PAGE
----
The Quest for Value in Health Care

A Place for Consumers

Executive Summary

Paying attention to the consumer and providing high-quality experiences in health care are rising business imperatives. Three key disruptors are driving health care providers, health plans, and life sciences companies to provide better quality and value to consumers:

  1. Emergence of choice-oriented insurance
  2. Employer risk-sharing and enhancements to support consumer choice
  3. Improved accessibility to quality ratings and price information

The Deloitte Center for Health Solutions’ surveys of health care consumers reveal that consumers do not believe the U.S. health care system is providing value today nor is it meeting their needs.

Consumers also worry about future health care affordability. As they increasingly gain access to price and quality information and begin
to exercise active choice, consumers are likely to bring to health care the expectations and habits they have from shopping in the retail or travel industries. As this happens, health care industry stakeholders will no longer be able to avoid consumers’ desire to make decisions based on the value they perceive they are getting from health care.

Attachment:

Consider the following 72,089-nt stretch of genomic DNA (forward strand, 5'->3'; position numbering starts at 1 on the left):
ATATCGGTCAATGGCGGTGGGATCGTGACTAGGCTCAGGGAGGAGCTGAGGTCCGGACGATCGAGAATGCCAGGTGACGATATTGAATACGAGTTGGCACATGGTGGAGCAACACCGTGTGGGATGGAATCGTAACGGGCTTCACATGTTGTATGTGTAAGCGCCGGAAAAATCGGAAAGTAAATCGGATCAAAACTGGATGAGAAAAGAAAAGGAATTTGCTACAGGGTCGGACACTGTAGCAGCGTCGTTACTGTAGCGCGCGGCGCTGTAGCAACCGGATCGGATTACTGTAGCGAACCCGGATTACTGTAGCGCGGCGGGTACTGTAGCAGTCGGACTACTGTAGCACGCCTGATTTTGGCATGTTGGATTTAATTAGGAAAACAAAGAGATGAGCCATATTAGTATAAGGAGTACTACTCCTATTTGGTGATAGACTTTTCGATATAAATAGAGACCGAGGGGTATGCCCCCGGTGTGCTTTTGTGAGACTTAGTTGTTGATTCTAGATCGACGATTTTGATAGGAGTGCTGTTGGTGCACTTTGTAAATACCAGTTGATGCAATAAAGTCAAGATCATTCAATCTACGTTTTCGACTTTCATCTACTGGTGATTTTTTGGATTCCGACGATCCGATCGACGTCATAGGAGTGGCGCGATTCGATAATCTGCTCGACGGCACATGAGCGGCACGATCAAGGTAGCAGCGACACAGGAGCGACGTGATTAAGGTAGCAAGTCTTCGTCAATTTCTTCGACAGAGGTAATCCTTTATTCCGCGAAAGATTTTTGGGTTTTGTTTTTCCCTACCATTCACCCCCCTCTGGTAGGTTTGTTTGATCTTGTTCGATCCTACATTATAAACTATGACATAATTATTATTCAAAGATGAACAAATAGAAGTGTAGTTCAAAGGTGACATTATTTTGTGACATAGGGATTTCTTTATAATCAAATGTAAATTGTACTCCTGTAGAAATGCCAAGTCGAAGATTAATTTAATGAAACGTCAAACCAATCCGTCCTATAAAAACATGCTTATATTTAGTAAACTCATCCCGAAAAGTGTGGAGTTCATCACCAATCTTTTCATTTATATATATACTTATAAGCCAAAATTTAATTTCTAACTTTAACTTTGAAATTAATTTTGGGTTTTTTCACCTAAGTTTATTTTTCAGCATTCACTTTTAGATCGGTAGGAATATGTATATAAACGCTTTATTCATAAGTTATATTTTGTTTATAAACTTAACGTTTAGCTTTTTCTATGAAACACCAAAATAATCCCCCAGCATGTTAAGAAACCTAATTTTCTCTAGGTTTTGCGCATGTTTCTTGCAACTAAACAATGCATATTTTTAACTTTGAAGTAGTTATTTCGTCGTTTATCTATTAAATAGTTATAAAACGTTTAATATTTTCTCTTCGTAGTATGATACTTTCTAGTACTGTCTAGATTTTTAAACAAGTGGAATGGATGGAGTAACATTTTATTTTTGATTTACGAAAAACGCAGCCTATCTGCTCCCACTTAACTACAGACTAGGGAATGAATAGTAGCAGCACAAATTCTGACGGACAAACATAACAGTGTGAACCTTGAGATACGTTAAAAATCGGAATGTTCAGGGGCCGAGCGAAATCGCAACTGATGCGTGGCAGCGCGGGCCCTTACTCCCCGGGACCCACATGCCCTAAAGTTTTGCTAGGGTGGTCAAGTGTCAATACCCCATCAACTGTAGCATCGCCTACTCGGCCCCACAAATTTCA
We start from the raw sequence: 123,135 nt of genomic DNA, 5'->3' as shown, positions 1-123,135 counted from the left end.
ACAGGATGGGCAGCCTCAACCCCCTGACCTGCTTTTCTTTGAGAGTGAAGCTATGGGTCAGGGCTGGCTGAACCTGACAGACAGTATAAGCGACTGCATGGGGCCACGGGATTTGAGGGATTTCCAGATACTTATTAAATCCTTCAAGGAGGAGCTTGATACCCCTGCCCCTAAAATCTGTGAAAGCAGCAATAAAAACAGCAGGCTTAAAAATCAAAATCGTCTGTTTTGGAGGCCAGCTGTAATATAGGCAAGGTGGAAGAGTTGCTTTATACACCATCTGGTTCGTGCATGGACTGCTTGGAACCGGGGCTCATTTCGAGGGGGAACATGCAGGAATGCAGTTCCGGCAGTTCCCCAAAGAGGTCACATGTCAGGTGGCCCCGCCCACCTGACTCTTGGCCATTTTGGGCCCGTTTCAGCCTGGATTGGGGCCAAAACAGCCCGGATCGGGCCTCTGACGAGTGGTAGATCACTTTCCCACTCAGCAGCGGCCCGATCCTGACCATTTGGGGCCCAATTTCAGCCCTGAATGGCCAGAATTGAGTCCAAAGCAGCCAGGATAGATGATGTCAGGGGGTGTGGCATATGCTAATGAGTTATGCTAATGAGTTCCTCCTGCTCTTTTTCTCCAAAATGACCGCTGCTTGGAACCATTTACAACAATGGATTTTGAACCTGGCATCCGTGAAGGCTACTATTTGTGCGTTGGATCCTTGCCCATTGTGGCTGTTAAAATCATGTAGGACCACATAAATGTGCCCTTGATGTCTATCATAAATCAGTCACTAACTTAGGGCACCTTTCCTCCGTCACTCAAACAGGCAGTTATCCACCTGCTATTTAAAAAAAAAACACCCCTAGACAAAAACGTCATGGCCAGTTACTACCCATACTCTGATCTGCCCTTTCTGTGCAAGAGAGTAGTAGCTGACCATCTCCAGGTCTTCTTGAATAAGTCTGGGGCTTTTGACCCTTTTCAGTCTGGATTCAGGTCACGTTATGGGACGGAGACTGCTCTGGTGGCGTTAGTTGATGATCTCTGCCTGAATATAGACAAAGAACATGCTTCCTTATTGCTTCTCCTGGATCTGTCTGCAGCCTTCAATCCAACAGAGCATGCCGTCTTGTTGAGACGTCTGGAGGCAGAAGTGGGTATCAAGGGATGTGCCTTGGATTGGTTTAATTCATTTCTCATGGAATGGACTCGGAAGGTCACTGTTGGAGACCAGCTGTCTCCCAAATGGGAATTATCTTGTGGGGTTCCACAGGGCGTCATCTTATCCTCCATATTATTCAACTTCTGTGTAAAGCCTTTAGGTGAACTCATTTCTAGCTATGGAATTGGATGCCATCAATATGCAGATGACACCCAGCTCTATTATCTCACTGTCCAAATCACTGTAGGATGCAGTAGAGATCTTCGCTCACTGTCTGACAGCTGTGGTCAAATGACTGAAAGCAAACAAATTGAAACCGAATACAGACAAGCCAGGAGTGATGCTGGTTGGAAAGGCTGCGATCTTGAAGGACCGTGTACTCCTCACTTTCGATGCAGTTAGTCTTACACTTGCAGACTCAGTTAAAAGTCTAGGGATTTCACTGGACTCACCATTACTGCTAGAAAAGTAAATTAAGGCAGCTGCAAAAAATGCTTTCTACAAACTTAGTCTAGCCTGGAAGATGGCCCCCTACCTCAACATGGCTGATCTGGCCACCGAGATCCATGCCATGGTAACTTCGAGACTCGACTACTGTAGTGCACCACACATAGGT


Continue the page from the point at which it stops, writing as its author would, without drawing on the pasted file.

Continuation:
Key takeaways

The following insights from this study can guide organizations in designing strategies to ‘win the consumer’:

  • Offer a better customer experience, more choice of products (such as health plan options), smarter personalised technologies and greater transparency and accessibility of price and quality information.
  • Provide tools that assist consumers in finding affordable products and improving messaging around the benefits/ security of insurance.
  • Offer websites to allow consumers to search for quality and price information. Even though consumers are not using these much yet, they express interest, especially if timing and technologies are right.
  • Think about the consumer of the future. Millennials and Gen X generations show more interest in using interactive technologies, and are more likely than older generations to negotiate pricing of care.
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